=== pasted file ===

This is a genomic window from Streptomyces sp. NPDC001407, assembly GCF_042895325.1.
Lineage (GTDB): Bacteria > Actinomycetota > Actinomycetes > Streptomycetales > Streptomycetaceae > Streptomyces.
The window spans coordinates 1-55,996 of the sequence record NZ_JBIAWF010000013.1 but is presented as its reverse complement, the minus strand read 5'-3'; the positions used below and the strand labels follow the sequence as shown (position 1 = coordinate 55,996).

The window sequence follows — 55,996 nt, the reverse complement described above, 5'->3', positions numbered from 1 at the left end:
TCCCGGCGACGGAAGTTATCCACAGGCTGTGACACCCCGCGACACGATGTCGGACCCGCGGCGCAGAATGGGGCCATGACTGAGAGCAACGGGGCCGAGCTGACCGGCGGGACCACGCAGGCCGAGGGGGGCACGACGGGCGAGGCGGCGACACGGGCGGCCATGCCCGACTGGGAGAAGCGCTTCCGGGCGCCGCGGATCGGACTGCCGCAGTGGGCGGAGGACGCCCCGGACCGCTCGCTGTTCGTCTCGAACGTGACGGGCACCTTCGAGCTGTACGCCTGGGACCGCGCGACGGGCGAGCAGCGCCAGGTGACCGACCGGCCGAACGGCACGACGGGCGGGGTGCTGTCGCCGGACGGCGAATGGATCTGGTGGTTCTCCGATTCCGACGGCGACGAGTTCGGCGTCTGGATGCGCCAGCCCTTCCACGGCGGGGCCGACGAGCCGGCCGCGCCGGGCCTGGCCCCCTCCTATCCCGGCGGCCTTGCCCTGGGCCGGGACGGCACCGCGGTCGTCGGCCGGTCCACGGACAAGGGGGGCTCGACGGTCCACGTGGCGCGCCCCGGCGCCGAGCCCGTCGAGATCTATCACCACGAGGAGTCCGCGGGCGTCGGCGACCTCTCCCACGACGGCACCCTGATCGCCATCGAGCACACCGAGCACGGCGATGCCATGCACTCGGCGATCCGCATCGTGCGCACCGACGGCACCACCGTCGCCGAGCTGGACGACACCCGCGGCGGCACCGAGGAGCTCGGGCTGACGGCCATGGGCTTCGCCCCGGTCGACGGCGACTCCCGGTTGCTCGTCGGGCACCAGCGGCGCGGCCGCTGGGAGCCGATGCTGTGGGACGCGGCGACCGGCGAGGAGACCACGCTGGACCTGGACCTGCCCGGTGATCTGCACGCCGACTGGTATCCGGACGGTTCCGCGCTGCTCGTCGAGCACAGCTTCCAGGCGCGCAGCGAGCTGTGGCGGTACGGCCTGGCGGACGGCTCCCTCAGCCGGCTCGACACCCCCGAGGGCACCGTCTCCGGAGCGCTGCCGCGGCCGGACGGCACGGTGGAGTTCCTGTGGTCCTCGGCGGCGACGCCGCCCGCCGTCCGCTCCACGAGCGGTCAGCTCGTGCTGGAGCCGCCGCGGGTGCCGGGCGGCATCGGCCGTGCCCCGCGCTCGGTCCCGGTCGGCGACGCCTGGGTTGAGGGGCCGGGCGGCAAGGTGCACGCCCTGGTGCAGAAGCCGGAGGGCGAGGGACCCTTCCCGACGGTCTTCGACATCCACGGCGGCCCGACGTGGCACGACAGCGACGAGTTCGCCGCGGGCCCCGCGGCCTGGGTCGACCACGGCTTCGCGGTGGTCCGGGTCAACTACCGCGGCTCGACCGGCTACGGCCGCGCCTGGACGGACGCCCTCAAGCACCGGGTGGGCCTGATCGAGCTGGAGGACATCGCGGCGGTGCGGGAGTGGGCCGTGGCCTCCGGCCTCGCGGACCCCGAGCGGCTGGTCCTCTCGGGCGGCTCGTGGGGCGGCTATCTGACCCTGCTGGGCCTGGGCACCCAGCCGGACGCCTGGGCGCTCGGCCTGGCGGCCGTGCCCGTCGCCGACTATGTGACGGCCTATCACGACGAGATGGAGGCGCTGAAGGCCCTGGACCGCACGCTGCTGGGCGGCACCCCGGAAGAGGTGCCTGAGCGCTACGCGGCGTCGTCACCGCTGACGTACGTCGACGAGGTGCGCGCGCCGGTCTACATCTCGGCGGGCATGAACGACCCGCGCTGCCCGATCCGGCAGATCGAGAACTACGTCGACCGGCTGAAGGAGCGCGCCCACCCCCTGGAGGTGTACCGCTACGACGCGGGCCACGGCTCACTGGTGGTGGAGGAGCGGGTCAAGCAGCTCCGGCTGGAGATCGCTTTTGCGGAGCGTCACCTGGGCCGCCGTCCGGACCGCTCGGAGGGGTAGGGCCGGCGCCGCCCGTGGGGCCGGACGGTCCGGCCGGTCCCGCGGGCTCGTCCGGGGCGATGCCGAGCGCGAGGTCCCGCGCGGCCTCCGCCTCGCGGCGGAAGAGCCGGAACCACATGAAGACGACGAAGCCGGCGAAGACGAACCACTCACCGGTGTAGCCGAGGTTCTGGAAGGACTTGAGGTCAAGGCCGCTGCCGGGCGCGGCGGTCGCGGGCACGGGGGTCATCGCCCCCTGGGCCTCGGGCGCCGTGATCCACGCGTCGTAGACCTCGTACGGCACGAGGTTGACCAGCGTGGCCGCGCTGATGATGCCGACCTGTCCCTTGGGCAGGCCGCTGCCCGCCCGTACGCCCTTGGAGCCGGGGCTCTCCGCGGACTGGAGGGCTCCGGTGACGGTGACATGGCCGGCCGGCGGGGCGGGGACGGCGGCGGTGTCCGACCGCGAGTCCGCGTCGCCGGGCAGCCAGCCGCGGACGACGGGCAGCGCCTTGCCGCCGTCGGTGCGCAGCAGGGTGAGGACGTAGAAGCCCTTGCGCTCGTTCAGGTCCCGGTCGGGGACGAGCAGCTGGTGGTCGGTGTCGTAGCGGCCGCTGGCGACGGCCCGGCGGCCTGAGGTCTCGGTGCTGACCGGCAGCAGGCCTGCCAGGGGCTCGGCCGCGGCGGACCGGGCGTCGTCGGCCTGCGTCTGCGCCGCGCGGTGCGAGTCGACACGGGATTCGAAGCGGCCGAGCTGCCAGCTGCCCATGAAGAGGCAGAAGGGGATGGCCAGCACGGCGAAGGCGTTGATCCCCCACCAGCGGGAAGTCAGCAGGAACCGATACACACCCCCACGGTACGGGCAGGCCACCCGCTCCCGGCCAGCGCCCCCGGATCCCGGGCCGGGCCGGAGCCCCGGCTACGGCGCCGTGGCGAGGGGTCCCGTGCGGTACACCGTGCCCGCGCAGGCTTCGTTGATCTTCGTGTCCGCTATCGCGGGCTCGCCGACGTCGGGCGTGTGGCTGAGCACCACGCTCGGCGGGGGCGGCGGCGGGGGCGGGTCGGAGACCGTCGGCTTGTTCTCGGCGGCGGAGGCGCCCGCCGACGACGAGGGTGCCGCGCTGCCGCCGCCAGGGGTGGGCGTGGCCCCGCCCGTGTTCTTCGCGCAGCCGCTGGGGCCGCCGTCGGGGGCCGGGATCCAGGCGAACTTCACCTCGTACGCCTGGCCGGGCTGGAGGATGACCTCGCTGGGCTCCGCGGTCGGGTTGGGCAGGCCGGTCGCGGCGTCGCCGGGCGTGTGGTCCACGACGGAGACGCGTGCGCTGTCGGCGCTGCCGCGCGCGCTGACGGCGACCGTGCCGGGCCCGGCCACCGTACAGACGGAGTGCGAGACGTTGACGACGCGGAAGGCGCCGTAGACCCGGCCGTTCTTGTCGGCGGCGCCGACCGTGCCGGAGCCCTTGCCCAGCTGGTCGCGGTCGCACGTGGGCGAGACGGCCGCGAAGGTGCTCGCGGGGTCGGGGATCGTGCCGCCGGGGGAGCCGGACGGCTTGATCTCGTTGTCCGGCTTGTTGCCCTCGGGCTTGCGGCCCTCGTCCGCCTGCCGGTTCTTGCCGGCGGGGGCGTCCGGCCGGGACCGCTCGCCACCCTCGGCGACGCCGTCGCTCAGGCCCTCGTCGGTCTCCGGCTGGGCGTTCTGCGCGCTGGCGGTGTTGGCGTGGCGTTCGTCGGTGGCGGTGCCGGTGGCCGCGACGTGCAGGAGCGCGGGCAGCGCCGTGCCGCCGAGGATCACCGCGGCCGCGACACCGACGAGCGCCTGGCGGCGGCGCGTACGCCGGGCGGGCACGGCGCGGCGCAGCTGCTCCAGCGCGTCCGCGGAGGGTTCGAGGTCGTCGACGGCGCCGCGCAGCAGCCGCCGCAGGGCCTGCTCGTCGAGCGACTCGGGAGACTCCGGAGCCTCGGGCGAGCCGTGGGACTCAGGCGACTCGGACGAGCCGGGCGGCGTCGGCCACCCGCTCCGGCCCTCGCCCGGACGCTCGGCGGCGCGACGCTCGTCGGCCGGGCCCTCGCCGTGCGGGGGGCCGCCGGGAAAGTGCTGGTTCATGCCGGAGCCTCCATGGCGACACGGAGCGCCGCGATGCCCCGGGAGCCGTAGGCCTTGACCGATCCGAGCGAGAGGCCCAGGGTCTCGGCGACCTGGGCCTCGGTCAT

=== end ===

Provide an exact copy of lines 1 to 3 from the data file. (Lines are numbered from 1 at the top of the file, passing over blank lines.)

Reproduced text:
This is a genomic window from Streptomyces sp. NPDC001407, assembly GCF_042895325.1.
Lineage (GTDB): Bacteria > Actinomycetota > Actinomycetes > Streptomycetales > Streptomycetaceae > Streptomyces.
The window spans coordinates 1-55,996 of the sequence record NZ_JBIAWF010000013.1 but is presented as its reverse complement, the minus strand read 5'-3'; the positions used below and the strand labels follow the sequence as shown (position 1 = coordinate 55,996).